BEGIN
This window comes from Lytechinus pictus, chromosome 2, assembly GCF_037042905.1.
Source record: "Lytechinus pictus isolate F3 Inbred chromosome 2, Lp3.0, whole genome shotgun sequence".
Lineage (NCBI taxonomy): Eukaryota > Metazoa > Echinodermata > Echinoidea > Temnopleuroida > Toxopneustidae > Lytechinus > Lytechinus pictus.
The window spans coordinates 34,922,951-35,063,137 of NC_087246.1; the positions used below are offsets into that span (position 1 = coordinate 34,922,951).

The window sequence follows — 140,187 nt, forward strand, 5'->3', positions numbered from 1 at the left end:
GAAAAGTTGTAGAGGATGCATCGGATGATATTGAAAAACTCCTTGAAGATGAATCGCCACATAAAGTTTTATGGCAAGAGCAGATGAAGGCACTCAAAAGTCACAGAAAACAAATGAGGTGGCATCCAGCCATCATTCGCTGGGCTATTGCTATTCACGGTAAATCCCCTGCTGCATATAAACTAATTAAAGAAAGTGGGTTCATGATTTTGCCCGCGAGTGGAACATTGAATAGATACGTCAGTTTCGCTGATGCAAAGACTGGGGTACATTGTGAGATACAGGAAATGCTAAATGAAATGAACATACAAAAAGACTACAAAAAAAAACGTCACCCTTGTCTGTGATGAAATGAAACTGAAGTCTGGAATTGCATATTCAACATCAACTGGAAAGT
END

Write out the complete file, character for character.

This window comes from Lytechinus pictus, chromosome 2, assembly GCF_037042905.1.
Source record: "Lytechinus pictus isolate F3 Inbred chromosome 2, Lp3.0, whole genome shotgun sequence".
Lineage (NCBI taxonomy): Eukaryota > Metazoa > Echinodermata > Echinoidea > Temnopleuroida > Toxopneustidae > Lytechinus > Lytechinus pictus.
The window spans coordinates 34,922,951-35,063,137 of NC_087246.1; the positions used below are offsets into that span (position 1 = coordinate 34,922,951).

The window sequence follows — 140,187 nt, forward strand, 5'->3', positions numbered from 1 at the left end:
GAAAAGTTGTAGAGGATGCATCGGATGATATTGAAAAACTCCTTGAAGATGAATCGCCACATAAAGTTTTATGGCAAGAGCAGATGAAGGCACTCAAAAGTCACAGAAAACAAATGAGGTGGCATCCAGCCATCATTCGCTGGGCTATTGCTATTCACGGTAAATCCCCTGCTGCATATAAACTAATTAAAGAAAGTGGGTTCATGATTTTGCCCGCGAGTGGAACATTGAATAGATACGTCAGTTTCGCTGATGCAAAGACTGGGGTACATTGTGAGATACAGGAAATGCTAAATGAAATGAACATACAAAAAGACTACAAAAAAAAACGTCACCCTTGTCTGTGATGAAATGAAACTGAAGTCTGGAATTGCATATTCAACATCAACTGGAAAGT